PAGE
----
Other variations when using the find are:
To find files in the current directory use, find . -name notes.txt
To look for directories use, / -type d -name notes. txt
13. grep command
Another basic Linux command that is undoubtedly helpful for everyday use is grep. It lets you search through all the text in a given file.
To illustrate, grep blue notepad.txt will search for the word blue in the notepad file. Lines that contain the searched word will be displayed fully.
14. sudo command
Short for “SuperUser Do”, this command enables you to perform tasks that require administrative or root permissions. However, it is not advisable to use this command for daily use because it might be easy for an error to occur if you did something wrong.
15. df command
Use df command to get a report on the system’s disk space usage, shown in percentage and KBs. If you want to see the report in megabytes, type df -m.
16. du command
If you want to check how much space a file or a directory takes, the du (Disk Usage) command is the answer. However, the disk usage summary will show disk block numbers instead of the usual size format. If you want to see it in bytes, kilobytes, and megabytes, add the -h argument to the command line.
17. head command
The head command is used to view the first lines of any text file. By default, it will show the first ten lines, but you can change this number to your liking. For example, if you only want to show the first five lines, type head -n 5 filename.ext.
18. tail command
This one has a similar function to the head command, but instead of showing the first lines, the tail command will display the last ten lines of a text file. For example, tail -n filename.ext.
19. diff command
Short for difference, the diff command compares the contents of two files line by line. After analyzing the files, it will output the lines that do not match. Programmers often use this command when they need to make program alterations instead of rewriting the entire source code.
The simplest form of this command is diff file1.ext file2.ext
20. tar command
The tar command is the most used command to archive multiple files into a tarball — a common Linux file format that is similar to zip format, with compression being optional.
This command is quite complex with a long list of functions such as adding new files into an existing archive, listing the content of an archive, extracting the content from an archive, and many more. Check out some practical examples to know more about other functions.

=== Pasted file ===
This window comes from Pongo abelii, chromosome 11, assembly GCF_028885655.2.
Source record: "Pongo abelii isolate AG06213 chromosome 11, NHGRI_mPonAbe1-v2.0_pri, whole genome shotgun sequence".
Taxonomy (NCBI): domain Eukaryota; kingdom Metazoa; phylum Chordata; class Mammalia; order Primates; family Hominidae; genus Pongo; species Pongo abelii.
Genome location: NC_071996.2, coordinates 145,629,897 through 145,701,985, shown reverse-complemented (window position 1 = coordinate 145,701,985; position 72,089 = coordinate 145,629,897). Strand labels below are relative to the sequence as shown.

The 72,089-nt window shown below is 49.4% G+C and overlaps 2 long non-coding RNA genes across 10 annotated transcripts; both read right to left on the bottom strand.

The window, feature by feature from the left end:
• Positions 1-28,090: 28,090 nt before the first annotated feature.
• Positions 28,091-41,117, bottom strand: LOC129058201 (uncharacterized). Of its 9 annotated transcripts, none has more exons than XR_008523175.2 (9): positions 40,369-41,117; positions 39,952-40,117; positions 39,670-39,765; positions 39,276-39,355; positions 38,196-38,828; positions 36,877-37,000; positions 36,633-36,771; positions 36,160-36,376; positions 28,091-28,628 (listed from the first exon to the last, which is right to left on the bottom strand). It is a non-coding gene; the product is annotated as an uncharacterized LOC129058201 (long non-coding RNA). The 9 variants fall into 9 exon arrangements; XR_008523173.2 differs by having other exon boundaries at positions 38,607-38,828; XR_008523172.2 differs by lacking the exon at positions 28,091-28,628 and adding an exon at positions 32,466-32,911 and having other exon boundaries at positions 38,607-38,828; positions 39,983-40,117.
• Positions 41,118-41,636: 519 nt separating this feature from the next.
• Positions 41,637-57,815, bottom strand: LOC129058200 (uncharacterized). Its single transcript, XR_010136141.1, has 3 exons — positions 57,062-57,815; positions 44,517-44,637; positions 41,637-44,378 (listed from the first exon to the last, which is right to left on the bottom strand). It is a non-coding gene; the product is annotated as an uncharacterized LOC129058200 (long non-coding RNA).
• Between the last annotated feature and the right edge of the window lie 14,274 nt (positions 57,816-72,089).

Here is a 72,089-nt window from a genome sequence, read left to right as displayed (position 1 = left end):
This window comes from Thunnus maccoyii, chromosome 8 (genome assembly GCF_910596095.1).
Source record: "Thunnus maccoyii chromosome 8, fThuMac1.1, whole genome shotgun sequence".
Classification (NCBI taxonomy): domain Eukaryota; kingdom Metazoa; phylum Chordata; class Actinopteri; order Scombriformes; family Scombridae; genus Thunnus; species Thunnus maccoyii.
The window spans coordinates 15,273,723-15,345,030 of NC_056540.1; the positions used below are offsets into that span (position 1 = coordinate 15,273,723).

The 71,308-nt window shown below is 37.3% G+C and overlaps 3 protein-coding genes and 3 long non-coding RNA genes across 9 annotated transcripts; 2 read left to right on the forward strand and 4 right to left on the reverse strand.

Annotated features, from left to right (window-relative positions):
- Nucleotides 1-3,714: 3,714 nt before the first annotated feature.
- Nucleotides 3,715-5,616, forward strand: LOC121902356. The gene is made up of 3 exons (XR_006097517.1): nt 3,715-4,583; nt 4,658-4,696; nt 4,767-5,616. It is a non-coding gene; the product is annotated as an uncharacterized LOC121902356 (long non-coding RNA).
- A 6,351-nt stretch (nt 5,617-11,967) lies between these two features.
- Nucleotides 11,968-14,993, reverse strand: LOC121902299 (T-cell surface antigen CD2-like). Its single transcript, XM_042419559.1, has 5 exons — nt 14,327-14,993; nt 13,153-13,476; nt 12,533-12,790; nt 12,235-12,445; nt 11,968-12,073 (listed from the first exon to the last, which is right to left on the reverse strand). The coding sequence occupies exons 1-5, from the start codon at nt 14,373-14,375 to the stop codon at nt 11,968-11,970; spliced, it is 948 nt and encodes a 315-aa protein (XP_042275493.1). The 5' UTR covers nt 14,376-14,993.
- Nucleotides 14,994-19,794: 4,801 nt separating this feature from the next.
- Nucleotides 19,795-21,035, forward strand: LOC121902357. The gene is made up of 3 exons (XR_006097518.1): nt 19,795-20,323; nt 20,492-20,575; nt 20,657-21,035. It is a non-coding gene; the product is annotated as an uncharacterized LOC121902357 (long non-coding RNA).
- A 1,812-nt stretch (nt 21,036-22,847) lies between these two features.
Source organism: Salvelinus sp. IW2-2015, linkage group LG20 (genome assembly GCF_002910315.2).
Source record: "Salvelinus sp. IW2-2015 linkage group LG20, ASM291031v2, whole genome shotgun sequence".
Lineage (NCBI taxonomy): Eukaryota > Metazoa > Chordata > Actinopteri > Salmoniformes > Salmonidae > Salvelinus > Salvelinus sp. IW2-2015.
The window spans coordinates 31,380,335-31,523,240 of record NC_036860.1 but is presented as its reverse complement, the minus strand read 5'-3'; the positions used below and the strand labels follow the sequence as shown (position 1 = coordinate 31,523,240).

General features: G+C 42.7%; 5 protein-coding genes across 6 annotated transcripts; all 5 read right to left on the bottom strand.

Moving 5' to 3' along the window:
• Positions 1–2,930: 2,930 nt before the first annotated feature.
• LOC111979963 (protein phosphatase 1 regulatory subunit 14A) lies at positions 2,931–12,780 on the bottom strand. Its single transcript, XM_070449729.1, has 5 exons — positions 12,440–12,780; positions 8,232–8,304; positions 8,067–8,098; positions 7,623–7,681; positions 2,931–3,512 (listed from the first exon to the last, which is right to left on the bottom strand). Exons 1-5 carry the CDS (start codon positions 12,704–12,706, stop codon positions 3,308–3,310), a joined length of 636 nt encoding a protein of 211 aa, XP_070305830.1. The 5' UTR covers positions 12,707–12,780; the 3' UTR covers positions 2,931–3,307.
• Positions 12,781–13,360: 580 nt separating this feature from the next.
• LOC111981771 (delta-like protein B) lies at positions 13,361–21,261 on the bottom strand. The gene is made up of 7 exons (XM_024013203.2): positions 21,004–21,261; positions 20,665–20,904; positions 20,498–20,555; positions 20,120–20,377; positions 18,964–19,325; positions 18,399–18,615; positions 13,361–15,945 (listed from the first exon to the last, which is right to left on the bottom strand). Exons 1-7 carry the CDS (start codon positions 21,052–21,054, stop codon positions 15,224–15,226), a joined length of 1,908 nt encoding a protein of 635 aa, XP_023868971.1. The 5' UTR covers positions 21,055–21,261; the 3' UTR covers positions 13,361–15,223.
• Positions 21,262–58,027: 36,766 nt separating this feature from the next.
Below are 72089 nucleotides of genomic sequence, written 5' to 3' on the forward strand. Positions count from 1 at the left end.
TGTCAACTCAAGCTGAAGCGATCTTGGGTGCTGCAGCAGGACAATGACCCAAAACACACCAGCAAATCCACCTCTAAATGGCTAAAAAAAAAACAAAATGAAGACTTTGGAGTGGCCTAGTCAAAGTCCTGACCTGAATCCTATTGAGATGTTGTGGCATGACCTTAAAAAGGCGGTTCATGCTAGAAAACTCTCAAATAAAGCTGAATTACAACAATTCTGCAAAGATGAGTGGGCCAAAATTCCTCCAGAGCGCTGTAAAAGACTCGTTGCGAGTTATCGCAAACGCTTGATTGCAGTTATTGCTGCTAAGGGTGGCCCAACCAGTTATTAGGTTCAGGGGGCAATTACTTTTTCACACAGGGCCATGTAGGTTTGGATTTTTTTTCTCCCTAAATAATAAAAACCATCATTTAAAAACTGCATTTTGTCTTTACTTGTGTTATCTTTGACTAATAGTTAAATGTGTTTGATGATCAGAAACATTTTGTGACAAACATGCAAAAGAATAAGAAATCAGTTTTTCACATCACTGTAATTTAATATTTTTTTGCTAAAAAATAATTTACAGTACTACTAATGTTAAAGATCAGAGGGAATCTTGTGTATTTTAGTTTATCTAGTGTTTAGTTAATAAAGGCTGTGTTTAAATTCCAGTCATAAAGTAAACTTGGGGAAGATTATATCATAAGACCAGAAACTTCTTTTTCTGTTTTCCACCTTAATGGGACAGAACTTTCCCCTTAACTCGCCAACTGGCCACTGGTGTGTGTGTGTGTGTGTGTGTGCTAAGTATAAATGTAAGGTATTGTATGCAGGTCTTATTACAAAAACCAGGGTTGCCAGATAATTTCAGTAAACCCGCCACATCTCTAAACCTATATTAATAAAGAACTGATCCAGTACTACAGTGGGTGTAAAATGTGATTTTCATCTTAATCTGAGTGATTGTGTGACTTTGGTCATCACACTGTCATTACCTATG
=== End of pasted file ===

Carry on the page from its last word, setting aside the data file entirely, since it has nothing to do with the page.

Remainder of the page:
21. chmod command
chmod is another Linux command, used to change the read, write, and execute permissions of files and directories. As this command is rather complicated, you can read the full tutorial in order to execute it properly.
22. chown command
In Linux, all files are owned by a specific user. The chown command enables you to change or transfer the ownership of a file to the specified username. For instance, chown linuxuser2 file.ext will make linuxuser2 as the owner of the file.ext.
23. jobs command
jobs command will display all current jobs along with their statuses. A job is basically a process that is started by the shell.
24. kill command
If you have an unresponsive program, you can terminate it manually by using the kill command. It will send a certain signal to the misbehaving app and instructs the app to terminate itself.
There is a total of sixty-four signals that you can use, but people usually only use two signals:
SIGTERM (15) — requests a program to stop running and gives it some time to save all of its progress. If you don’t specify the signal when entering the kill command, this signal will be used.
SIGKILL (9) — forces programs to stop immediately. Unsaved progress will be lost.
Besides knowing the signals, you also need to know the process identification number (PID) of the program you want to kill. If you don’t know the PID, simply run the command ps ux.
After knowing what signal you want to use and the PID of the program, enter the following syntax:
kill [signal option] PID.
25. ping command
Use the ping command to check your connectivity status to a server. For example, by simply entering ping google.com, the command will check whether you’re able to connect to Google and also measure the response time.
Here, we stated the basic 25 Linux command every user should know.